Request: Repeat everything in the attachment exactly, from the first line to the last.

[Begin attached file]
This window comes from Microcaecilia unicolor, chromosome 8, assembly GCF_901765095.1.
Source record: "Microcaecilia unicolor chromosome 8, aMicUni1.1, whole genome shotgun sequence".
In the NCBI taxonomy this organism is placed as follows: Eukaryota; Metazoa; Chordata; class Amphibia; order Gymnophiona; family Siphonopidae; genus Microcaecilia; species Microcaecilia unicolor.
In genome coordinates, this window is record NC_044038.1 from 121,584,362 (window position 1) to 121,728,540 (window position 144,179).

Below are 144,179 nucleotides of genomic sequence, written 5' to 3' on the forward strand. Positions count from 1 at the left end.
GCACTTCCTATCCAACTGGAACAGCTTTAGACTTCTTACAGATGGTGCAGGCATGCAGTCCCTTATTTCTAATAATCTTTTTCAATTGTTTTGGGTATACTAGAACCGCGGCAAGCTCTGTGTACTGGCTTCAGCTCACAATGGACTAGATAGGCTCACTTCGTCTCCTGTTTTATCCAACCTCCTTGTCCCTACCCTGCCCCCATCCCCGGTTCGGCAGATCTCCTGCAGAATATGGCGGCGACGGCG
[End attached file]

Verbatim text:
This window comes from Microcaecilia unicolor, chromosome 8, assembly GCF_901765095.1.
Source record: "Microcaecilia unicolor chromosome 8, aMicUni1.1, whole genome shotgun sequence".
In the NCBI taxonomy this organism is placed as follows: Eukaryota; Metazoa; Chordata; class Amphibia; order Gymnophiona; family Siphonopidae; genus Microcaecilia; species Microcaecilia unicolor.
In genome coordinates, this window is record NC_044038.1 from 121,584,362 (window position 1) to 121,728,540 (window position 144,179).

Below are 144,179 nucleotides of genomic sequence, written 5' to 3' on the forward strand. Positions count from 1 at the left end.
GCACTTCCTATCCAACTGGAACAGCTTTAGACTTCTTACAGATGGTGCAGGCATGCAGTCCCTTATTTCTAATAATCTTTTTCAATTGTTTTGGGTATACTAGAACCGCGGCAAGCTCTGTGTACTGGCTTCAGCTCACAATGGACTAGATAGGCTCACTTCGTCTCCTGTTTTATCCAACCTCCTTGTCCCTACCCTGCCCCCATCCCCGGTTCGGCAGATCTCCTGCAGAATATGGCGGCGACGGCG